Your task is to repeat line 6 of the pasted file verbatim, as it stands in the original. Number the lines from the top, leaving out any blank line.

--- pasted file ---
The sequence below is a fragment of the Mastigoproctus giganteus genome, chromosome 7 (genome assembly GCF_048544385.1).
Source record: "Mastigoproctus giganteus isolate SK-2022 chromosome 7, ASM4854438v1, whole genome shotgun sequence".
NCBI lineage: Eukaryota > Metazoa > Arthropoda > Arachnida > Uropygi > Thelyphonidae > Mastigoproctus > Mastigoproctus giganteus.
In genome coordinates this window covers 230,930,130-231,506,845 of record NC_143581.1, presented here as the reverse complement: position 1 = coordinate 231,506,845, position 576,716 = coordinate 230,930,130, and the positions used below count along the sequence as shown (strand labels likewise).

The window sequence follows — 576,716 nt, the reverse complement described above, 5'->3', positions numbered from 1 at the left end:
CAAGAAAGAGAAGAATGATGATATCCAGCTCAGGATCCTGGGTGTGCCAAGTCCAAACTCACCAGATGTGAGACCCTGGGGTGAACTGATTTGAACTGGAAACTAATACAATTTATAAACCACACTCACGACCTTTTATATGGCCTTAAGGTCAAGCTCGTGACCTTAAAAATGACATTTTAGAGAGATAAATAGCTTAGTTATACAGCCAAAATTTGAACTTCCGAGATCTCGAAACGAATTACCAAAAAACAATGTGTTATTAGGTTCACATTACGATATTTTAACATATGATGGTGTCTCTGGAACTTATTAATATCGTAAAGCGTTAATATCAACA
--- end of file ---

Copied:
CAAGAAAGAGAAGAATGATGATATCCAGCTCAGGATCCTGGGTGTGCCAAGTCCAAACTCACCAGATGTGAGACCCTGGGGTGAACTGATTTGAACTGGAAACTAATACAATTTATAAACCACACTCACGACCTTTTATATGGCCTTAAGGTCAAGCTCGTGACCTTAAAAATGACATTTTAGAGAGATAAATAGCTTAGTTATACAGCCAAAATTTGAACTTCCGAGATCTCGAAACGAATTACCAAAAAACAATGTGTTATTAGGTTCACATTACGATATTTTAACATATGATGGTGTCTCTGGAACTTATTAATATCGTAAAGCGTTAATATCAACA